The town of Corbridge in the Tyne valley grew from one of the most northerly settlements in the Roman Empire called Corstopitum. Variations of the name were prevalent throughout history with Coria becoming a popular name of the town just to the north of the River Tyne.
It was a place of strategic importance that intersected the north / south Dere street with the east / west Stanegate road as it supplied the troops on Hadrian's Wall.
I'll leave you to decide why it became Corbridge at a later date.
Following the departure of the Roman soldiers in the early 5th century, much of the stone was taken from nearby Hadrian's wall and the Corbridge Roman fort (half a mile to the west) to construct earlier parts of the town.
Village life evolved around St Andrews church, originally built in the 7th century by St Wilfred and his monks.
During the following centuries there were structural and decor changes with influences from the Vikings and The Normans. The church was later upgraded in the 13th century.
One of the lesser photographed stained glass windows portraying the washing of the disciples feet by Jesus.
The Kings Oven was a communal oven on the side of the church used by villagers for the baking of their bread and meat. It's first recorded use was in the Royal Borough of Corbridge in 1310 and it was last used in the 19th century.
The fortified rectangular Vicar's Pele tower with one room to each story was built within the perimeter wall of the church yard in 1318. This was used as an early vicarage. (seen above to the right)
It was a built as a stronghold to protect against the invading Scots raids which began from 1296. The building is three storeys high, has a parapet walk on the top level and was later abandoned, remaining ruined until 1910. After this point in time the Duke of Northumberland restored and re-roofed the tower.
The ground floor is a barrel vaulted chamber with a drawbar tunnel entrance which on this occasion of visiting was open for the sale of antiques. In all my years of visiting Corbridge, this was the first time I saw inside the interior of the tower.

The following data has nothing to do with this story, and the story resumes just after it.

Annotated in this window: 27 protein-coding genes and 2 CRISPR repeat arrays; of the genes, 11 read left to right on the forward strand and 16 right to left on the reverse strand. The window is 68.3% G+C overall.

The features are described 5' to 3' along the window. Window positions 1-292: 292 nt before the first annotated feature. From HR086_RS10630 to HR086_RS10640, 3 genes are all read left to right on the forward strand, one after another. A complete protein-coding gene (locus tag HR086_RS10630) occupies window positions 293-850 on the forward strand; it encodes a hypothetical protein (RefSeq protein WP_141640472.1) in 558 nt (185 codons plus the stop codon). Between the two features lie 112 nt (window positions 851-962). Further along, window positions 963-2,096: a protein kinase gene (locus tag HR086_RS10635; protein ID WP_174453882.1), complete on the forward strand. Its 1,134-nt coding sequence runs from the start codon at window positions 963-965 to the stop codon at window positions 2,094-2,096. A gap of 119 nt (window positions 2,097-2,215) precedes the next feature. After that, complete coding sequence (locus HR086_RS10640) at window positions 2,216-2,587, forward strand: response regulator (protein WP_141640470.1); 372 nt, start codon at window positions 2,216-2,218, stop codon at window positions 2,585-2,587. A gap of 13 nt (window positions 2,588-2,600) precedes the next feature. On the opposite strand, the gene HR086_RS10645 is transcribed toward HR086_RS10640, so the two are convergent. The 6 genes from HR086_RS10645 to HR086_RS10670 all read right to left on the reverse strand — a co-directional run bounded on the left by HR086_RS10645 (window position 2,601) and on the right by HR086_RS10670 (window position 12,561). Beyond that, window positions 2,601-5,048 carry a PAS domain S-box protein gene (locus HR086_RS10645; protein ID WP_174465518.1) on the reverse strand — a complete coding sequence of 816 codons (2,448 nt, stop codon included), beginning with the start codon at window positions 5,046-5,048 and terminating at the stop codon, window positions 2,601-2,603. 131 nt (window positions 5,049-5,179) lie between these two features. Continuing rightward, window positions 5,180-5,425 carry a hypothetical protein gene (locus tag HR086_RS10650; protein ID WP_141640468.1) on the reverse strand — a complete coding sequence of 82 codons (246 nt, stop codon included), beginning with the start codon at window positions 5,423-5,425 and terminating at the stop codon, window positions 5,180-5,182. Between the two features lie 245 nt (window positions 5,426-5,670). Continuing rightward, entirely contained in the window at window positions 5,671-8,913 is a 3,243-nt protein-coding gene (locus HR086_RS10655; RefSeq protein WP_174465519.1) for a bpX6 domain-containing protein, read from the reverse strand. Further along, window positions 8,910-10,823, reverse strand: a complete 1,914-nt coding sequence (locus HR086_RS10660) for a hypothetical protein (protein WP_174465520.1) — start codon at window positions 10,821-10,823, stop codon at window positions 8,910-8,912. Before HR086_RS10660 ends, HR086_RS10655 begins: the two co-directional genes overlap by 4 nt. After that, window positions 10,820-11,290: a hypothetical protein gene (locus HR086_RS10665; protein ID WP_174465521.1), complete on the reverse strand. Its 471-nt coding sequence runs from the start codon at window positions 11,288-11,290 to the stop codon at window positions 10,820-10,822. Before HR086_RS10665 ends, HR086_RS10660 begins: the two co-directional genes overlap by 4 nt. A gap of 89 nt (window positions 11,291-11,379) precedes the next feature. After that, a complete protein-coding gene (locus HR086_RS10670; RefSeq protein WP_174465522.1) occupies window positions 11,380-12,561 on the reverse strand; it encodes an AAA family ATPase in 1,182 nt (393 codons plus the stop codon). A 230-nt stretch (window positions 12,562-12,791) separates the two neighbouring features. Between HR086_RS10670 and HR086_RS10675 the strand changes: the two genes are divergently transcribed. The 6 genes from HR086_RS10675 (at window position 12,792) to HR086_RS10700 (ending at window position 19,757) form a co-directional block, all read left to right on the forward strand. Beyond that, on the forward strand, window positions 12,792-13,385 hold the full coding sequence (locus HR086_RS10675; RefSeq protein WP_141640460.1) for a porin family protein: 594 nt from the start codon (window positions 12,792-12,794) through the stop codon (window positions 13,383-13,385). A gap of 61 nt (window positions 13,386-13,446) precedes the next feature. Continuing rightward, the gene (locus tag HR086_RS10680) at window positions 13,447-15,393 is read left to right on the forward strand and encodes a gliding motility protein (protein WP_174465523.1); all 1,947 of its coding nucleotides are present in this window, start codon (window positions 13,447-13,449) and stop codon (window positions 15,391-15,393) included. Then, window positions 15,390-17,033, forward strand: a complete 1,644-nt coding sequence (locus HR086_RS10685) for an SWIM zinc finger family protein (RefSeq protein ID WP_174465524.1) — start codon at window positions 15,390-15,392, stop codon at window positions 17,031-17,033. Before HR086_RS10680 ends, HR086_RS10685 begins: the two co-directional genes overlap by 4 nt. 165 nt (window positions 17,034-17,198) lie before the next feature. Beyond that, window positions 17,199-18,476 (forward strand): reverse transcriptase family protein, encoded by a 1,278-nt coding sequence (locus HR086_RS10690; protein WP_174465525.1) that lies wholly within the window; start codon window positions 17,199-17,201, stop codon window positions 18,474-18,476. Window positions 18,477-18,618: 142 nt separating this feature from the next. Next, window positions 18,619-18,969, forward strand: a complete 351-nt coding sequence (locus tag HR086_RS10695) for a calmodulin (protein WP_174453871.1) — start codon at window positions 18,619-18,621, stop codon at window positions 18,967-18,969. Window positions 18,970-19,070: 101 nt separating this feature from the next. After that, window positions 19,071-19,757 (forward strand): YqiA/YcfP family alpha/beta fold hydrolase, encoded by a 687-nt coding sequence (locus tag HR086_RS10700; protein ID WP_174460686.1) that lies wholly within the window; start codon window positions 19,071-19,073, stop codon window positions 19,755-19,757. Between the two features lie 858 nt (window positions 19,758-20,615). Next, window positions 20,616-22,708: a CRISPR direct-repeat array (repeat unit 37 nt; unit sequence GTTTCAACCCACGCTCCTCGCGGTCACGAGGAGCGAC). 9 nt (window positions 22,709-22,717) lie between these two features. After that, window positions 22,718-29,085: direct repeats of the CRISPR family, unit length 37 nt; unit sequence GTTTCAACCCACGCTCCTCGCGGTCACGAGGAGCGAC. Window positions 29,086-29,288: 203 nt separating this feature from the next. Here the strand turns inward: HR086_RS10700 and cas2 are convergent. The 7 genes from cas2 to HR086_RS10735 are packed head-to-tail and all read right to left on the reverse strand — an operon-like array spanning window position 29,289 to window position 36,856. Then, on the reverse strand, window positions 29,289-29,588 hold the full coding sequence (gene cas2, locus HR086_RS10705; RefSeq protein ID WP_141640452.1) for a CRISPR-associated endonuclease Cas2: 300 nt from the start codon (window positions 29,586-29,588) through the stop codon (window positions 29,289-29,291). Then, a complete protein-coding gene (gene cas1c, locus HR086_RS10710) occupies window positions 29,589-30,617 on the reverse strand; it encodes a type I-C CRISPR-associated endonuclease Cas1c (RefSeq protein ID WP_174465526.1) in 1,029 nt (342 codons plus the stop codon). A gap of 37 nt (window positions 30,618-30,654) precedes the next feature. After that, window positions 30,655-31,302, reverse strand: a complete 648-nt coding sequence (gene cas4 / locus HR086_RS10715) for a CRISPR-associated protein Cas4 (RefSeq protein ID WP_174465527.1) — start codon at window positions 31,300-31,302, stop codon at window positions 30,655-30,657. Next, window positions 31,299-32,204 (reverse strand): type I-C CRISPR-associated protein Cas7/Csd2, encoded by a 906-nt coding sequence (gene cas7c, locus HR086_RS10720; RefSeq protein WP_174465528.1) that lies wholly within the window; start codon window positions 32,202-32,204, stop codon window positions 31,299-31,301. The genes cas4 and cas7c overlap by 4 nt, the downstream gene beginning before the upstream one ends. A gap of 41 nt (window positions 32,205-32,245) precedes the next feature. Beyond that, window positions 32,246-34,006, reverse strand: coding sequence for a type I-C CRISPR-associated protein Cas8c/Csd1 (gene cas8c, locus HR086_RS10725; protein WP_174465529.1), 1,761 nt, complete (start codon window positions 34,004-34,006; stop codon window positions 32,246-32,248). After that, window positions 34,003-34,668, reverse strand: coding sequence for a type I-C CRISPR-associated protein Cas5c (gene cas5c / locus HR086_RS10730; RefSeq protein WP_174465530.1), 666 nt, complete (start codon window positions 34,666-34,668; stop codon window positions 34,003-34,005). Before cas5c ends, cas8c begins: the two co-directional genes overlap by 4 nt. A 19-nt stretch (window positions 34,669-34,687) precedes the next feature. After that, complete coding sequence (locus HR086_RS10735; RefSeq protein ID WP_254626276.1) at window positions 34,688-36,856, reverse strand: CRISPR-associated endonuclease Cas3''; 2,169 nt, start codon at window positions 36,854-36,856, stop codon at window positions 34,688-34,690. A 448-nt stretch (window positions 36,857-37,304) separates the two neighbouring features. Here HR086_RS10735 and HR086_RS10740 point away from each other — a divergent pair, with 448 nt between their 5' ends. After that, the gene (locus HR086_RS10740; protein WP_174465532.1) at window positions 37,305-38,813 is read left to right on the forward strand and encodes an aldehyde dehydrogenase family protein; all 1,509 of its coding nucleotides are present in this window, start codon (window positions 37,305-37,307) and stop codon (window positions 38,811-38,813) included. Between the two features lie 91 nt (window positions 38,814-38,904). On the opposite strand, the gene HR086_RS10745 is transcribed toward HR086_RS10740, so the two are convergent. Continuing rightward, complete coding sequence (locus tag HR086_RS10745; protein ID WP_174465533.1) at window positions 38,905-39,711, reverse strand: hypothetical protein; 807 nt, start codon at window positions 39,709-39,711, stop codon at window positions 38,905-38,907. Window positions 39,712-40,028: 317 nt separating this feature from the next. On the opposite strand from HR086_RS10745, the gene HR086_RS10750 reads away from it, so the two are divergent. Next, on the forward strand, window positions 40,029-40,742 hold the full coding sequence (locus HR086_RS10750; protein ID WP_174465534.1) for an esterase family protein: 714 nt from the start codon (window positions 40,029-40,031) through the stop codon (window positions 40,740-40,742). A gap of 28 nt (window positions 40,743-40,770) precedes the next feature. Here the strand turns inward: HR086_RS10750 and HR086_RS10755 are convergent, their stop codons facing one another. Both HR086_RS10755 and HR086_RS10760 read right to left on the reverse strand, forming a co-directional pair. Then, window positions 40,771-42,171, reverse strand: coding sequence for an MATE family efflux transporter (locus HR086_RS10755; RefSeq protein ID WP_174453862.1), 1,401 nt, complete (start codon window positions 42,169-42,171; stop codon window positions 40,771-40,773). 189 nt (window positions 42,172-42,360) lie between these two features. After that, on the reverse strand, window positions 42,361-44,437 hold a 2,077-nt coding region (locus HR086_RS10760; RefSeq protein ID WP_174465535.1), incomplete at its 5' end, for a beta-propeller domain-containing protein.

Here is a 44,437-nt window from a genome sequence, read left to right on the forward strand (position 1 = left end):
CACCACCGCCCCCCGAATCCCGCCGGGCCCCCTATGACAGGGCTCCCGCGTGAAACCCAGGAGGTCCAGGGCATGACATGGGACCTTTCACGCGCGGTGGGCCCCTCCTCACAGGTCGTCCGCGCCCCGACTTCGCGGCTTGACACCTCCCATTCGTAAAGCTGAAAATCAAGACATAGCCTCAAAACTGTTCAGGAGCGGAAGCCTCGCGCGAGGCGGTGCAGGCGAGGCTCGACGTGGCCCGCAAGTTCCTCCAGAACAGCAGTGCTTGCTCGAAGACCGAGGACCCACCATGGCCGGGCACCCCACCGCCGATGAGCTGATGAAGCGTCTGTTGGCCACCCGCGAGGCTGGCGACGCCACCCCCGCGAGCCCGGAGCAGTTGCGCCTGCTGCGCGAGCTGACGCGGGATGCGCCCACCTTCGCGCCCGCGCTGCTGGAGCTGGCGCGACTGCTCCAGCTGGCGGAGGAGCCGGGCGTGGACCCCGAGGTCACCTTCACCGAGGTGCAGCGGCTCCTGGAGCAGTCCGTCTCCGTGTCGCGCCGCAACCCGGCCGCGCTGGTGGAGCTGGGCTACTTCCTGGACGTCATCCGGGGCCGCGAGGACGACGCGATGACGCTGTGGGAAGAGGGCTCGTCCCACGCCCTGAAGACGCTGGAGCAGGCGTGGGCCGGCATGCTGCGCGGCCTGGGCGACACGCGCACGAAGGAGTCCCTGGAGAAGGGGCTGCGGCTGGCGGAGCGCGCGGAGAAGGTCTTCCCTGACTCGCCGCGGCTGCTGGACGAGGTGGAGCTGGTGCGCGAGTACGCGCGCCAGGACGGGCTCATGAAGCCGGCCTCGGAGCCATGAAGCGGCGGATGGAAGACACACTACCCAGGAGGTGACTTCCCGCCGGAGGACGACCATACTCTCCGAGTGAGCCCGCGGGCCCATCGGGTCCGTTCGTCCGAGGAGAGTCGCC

As a variation on a theme, my mother always used to tell me that it's good to have some red in a photo !!
The market square is adjacent to the entrance of the churchyard with a lane that runs alongside Vicar's Pele Tower ...
The Pant in the market place was a drinking fountain erected by Hugh Percy Duke of Northumberland in 1815 building on previous supplies dating back to the 13th century. The fountain was discontinued in 1973.
Over the years Corbridge has developed a range of shops with character and individuality that attract tourists throughout the year.
In more recent years the town has initiated a Christmas shopping night where all the traders enter the festive spirit by decorating the shop windows. These come alive at night to enhance the event and the season.
The Corbridge Cookshop (parent company JF Walton and son) is one of the modern day attractions for the visitor who loves the finer kitchen utensils. It also has an extensive range of household hardware and garden accessories around surprising corners.
The festive goodwill is also extended to the market place
.... and main street which are transformed in preparation for the shopping night.
On the outskirts of Corbridge on the modern Stanegate road (aka The A69), visitors can enjoy the pleaures of picking a variety of fruit including Strawberries, Raspberries and Gooseberries at Brockbushes... http://www.brocksbushes.co.uk
This farm has taken off in recent years with more luxury food produce and has gained recognition throughout the area.
This year I visited the Christmas market for the first time and was particularly impressed by the quality of the traders' goods.
Lastly there were also some imaginative and well thought out stalls ...
... that showed the meaning of Christmas with the "Three Wee Kings" ...
Wishing you all a Happy Christmas.